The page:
Breadth categories: 2 Thought, Belief, and Behaviour & 3 Society and Its Institutions

XBC 199Y1Y         
Section L0171                                                               
Timetable

Section L0351                                                               
Timetable

Ideology and Social Movements in China’s Modern Transformation
This course has two main objectives. The first is to introduce students to the study of modern Chinese history. The second is to introduce a number of core concepts in social science, in particular, to explore the various meanings of the term ideology, focusing particularly on its embodiment in concrete social and political movements.  It will seek to understand how ideas shape politics, analyzing the programmatic and socio-political attributes of ideologically driven movements and regimes.  A consideration of modern China’s protracted revolutionary crisis from the mid-1800s to the present will serve as the raw material for this exploration. 

Instructor: V. Falkenheim, East Asian Studies & Political Science
Breadth categories: 2 Thought, Belief, and Behaviour & 3 Society and Its Institutions

Categories: LTE (4) & PMU (5)

XBC 199Y1Y         
Section L0241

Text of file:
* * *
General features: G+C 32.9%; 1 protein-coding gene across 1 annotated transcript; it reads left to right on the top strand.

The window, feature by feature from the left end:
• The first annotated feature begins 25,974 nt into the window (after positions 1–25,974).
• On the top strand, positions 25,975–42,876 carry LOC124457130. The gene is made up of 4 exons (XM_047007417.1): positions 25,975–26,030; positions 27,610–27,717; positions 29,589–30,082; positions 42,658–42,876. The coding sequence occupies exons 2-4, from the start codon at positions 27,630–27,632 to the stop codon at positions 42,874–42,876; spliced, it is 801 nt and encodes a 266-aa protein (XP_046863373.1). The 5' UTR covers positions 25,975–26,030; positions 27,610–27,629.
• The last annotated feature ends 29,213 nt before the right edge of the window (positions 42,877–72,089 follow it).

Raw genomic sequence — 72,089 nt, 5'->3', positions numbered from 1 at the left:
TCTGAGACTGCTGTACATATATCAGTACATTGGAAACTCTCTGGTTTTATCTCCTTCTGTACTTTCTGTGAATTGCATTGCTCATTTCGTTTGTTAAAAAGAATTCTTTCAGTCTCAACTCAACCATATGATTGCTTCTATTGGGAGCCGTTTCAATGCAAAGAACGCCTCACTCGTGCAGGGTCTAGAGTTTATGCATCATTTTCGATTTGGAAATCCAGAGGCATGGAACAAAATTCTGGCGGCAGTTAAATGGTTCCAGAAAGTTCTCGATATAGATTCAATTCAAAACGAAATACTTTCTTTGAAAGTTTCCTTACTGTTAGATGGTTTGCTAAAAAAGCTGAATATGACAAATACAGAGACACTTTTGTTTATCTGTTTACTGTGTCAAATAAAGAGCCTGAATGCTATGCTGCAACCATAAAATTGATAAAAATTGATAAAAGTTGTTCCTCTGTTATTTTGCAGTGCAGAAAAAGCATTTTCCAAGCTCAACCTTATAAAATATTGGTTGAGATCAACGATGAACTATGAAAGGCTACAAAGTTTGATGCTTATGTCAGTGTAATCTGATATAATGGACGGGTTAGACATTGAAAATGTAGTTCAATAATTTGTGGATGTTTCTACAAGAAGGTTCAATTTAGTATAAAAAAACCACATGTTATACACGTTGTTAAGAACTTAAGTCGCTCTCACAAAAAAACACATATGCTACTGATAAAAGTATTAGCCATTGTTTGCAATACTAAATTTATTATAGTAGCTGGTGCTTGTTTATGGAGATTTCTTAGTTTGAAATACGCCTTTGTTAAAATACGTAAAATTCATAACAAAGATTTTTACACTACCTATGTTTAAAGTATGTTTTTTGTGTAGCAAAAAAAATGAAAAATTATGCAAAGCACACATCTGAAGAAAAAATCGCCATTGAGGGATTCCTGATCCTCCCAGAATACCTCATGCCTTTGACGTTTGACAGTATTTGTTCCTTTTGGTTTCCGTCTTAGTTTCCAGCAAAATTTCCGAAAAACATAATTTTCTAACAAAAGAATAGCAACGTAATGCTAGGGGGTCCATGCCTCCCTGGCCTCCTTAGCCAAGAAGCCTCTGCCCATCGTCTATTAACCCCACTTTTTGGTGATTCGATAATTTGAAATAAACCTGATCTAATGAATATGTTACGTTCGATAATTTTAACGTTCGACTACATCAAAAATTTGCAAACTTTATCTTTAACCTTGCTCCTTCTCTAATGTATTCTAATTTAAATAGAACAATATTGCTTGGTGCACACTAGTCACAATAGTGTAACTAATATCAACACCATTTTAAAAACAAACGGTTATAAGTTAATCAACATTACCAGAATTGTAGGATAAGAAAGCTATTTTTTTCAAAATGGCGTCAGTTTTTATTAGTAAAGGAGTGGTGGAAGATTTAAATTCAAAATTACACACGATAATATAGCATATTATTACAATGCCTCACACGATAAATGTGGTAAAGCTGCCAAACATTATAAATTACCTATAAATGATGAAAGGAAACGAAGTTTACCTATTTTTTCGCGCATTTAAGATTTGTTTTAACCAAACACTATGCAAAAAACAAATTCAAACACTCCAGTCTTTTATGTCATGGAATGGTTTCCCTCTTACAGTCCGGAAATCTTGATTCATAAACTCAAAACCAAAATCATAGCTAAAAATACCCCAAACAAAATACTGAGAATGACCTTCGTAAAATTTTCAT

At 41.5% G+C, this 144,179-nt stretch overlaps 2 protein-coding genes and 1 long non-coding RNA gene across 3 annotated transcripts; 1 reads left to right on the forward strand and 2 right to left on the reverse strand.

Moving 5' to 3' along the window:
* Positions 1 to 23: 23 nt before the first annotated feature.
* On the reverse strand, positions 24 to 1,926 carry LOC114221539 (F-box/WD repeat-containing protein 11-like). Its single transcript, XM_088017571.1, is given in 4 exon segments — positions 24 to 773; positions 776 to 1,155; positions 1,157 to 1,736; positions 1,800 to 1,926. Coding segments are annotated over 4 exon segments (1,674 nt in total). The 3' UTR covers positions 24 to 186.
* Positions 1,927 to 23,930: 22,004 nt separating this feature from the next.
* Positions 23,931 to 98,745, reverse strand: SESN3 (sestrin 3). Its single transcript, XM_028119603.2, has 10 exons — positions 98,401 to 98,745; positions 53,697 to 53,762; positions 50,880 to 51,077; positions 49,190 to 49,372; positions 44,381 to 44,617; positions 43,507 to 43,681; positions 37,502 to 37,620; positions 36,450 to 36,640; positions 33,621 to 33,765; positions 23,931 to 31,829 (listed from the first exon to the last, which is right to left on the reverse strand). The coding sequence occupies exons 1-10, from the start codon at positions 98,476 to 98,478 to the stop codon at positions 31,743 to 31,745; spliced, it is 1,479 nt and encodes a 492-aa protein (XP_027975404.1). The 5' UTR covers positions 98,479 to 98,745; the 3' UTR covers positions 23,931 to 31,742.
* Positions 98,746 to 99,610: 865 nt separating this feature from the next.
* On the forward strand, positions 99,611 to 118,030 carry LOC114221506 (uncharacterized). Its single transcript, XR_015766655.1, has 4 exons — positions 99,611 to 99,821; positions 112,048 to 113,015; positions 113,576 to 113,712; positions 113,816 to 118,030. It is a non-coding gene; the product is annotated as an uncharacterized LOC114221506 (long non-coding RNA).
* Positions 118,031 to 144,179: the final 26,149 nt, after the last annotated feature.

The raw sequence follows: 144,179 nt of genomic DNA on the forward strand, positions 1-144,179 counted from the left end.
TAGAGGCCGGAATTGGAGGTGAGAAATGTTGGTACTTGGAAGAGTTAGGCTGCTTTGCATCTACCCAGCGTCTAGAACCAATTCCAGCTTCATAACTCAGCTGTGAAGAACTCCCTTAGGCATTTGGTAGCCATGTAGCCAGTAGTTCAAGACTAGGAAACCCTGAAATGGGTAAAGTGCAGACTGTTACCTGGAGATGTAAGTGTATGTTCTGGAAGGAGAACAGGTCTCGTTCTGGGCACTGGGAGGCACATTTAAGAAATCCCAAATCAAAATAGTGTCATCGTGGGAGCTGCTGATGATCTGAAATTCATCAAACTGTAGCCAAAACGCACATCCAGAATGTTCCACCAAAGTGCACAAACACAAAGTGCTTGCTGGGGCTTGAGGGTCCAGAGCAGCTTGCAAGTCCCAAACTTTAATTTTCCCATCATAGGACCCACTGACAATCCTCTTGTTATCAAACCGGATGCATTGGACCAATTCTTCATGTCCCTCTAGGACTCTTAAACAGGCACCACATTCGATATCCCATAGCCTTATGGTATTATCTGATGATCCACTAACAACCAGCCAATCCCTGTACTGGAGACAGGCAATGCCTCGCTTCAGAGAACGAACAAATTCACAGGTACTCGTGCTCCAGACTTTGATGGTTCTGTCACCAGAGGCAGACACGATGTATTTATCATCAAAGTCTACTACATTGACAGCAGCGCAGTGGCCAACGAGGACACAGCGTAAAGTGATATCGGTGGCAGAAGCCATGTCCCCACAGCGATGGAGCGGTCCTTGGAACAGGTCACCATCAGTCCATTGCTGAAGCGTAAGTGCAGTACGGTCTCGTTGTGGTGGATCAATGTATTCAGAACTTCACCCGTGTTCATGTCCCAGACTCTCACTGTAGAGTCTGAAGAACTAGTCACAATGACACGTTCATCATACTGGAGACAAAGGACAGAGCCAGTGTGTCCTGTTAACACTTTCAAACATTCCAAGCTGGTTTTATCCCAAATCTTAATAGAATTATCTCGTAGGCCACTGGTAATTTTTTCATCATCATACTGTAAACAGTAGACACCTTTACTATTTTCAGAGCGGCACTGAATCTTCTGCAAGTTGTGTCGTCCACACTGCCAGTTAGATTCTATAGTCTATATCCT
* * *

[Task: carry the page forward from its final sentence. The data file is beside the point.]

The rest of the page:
Timetable

Life and Death in the Solar System (4 & 5)

Earth is the only planet in the solar system known to support life. Through directed readings, seminars, videos and lab visits, participants in this course will work with instructors whose own research tackles important questions concerning the origin of life on earth; the limits to life on this planet; implications for life under extreme conditions elsewhere in the solar system; and the life cycles of the planets themselves. What was the earliest life on earth like and how do we know? How deep does life exist in the earth’s oceans, and beneath the continents? Could life ever have arisen on Mars? How did the planets begin their own life cycles, and how have they evolved since? Why is Earth so different from Mars and Venus, and what can the other planets tell us about Earth’s ultimate fate?

Instructors: Fall - R. Ghent & Spring - B. Bergquist & J. Bollermana, Earth Sciences
Breadth categories: 4 Living Things and Their Environment & 5 The Physical and Mathematical Universes

XBC 199Y1Y         
Section L0242                                                               
Timetable

Thinking About Planet Earth (4 & 5)

The Earth is an amazing blue planet because it has had large amounts of liquid water at its surface for at least the past 3,800 million years. Our planetary system is now known to be just one of many others related to some of the 200,000 million stars in the Milky Way Galaxy. Discs of dust and volatiles around other stars, from which planetary systems have formed, have been imaged and analysed. Through provided readings of recent scientific articles, student research projects, seminars, and student-chaired discussion groups, participants in this course will explore selected topics such as observations of circumstellar disks, extra-solar planets, the Solar System, prospects for the discovery of life on other planets, the Universal Phylogenetic Tree (Tree of Life), human origins and where humans may be headed in the future.

Instructors: G. Henderson & A. Maill, Earth Sciences
Breadth categories: 4 Living Things and Their Environment & 5 The Physical and Mathematical Universes